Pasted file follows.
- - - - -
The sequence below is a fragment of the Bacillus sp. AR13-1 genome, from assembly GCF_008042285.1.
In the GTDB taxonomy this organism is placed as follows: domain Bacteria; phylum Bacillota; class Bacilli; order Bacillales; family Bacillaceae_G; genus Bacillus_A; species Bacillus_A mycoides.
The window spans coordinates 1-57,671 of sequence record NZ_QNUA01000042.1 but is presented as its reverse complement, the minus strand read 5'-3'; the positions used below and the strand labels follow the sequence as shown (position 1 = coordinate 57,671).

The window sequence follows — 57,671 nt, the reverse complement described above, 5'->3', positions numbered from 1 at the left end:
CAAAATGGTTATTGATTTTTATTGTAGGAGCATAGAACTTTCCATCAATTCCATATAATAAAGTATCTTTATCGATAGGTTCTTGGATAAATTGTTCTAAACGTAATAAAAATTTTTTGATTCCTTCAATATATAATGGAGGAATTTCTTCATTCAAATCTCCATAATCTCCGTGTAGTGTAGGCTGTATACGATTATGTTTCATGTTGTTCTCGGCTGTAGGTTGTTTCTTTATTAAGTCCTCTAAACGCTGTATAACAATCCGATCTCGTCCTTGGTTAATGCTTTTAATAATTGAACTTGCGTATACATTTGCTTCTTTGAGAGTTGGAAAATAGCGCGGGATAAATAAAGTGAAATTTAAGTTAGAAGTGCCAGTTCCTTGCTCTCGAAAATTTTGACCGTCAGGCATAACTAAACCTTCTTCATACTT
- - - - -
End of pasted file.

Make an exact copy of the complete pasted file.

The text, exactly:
The sequence below is a fragment of the Bacillus sp. AR13-1 genome, from assembly GCF_008042285.1.
In the GTDB taxonomy this organism is placed as follows: domain Bacteria; phylum Bacillota; class Bacilli; order Bacillales; family Bacillaceae_G; genus Bacillus_A; species Bacillus_A mycoides.
The window spans coordinates 1-57,671 of sequence record NZ_QNUA01000042.1 but is presented as its reverse complement, the minus strand read 5'-3'; the positions used below and the strand labels follow the sequence as shown (position 1 = coordinate 57,671).

The window sequence follows — 57,671 nt, the reverse complement described above, 5'->3', positions numbered from 1 at the left end:
CAAAATGGTTATTGATTTTTATTGTAGGAGCATAGAACTTTCCATCAATTCCATATAATAAAGTATCTTTATCGATAGGTTCTTGGATAAATTGTTCTAAACGTAATAAAAATTTTTTGATTCCTTCAATATATAATGGAGGAATTTCTTCATTCAAATCTCCATAATCTCCGTGTAGTGTAGGCTGTATACGATTATGTTTCATGTTGTTCTCGGCTGTAGGTTGTTTCTTTATTAAGTCCTCTAAACGCTGTATAACAATCCGATCTCGTCCTTGGTTAATGCTTTTAATAATTGAACTTGCGTATACATTTGCTTCTTTGAGAGTTGGAAAATAGCGCGGGATAAATAAAGTGAAATTTAAGTTAGAAGTGCCAGTTCCTTGCTCTCGAAAATTTTGACCGTCAGGCATAACTAAACCTTCTTCATACTT